“I knew little about art, but I wanted to pursue this because I thought it would allow me to study the Holocaust from a new angle,” explained Loy, a double major in peace and conflict studies and religion.

The title, and the collection, are based on Nikolic’s Serbian family history, which was profoundly affected by the Holocaust. Fifty-two members of her family died in “one day,” but “one woman” (her grandmother) and “one child” (her father) survived. Nikolic’s work uses archival photographs and texts to place her ancestors’ personal story in the context of mass suffering. “In my work, I commemorate each and every one of them,” Nikolic wrote in her artist statement.

Several Colgate classes, including Jewish and German history courses, two first-year seminars, and a peace and conflict studies class, incorporated the exhibition. And the learning experience was not limited to Colgate students: thanks to Melissa Davies, the education coordinator at the Picker Art Gallery, a group of Hamilton high school students visited the exhibition as well.

As Loy reflected, “I have a new appreciation for the power that art has to look at tough issues and events like the Holocaust, and how it can expand on information given in books and other academic sources.”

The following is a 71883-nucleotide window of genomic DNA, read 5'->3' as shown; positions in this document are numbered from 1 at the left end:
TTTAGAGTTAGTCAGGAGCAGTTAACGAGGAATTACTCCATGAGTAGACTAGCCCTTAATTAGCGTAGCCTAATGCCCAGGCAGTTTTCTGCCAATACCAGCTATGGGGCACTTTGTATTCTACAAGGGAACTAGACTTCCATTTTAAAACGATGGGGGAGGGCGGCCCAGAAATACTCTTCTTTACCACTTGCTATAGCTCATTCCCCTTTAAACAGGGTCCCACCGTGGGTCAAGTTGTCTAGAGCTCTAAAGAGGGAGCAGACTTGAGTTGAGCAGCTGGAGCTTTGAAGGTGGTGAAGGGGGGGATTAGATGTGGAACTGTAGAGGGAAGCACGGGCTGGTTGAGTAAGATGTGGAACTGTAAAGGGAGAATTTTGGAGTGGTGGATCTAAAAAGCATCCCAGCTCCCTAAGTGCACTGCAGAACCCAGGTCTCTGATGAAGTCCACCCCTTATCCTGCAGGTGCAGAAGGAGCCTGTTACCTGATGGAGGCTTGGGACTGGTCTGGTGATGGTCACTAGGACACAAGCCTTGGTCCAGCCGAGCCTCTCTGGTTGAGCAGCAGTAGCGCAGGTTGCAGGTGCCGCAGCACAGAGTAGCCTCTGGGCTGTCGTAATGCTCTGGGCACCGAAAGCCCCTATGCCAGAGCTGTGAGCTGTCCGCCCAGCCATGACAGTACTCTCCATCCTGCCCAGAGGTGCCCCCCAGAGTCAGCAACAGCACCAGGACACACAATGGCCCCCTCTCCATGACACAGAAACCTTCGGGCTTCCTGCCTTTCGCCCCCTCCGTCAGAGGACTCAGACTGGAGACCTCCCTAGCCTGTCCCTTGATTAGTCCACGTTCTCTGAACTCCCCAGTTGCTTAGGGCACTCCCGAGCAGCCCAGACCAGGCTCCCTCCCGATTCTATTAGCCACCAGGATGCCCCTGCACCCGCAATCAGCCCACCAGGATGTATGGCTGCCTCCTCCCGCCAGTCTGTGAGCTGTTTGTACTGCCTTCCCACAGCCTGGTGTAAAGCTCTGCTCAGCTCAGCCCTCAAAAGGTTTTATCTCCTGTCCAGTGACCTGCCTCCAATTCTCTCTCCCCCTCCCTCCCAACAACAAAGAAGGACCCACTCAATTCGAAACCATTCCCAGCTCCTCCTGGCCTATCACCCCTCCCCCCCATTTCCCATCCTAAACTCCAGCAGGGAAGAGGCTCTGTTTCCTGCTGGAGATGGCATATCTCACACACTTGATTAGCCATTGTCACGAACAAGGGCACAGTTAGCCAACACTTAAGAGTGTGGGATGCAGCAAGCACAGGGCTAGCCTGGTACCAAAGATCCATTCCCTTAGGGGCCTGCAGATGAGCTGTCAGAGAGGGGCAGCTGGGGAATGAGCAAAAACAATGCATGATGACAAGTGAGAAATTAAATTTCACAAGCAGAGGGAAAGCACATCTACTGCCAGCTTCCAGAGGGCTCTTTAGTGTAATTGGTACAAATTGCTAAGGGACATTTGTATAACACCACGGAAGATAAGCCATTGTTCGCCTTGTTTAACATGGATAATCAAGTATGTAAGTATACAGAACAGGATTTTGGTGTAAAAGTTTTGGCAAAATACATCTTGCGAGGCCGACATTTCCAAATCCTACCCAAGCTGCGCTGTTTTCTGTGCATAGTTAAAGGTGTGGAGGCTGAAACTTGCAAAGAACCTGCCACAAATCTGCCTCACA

— Hannah O’Malley ’17


Photography by John Hubbard ’72

Portrait of a circus worker by John Hubbard '72

Summer 1977 Whitey King Bros-Cole Circus

The work of the late John Hubbard ’72, longtime Colgate photographer and editor, was on exhibition at the Bennington (Vt.) Museum from February through March.

Faces of Bennington, 1972–1978: Photographs by John Hubbard featured more than 25 black-and-white portraits by the beloved photographer, who died in 2010.

While a sports reporter and photographer at the Bennington Banner in the ’70s, Hubbard took countless portraits of the people he encountered in the area.

Many of his images in the exhibition depict young progressive types including artists, craftspeople, and back-to-the-landers, as well as older people.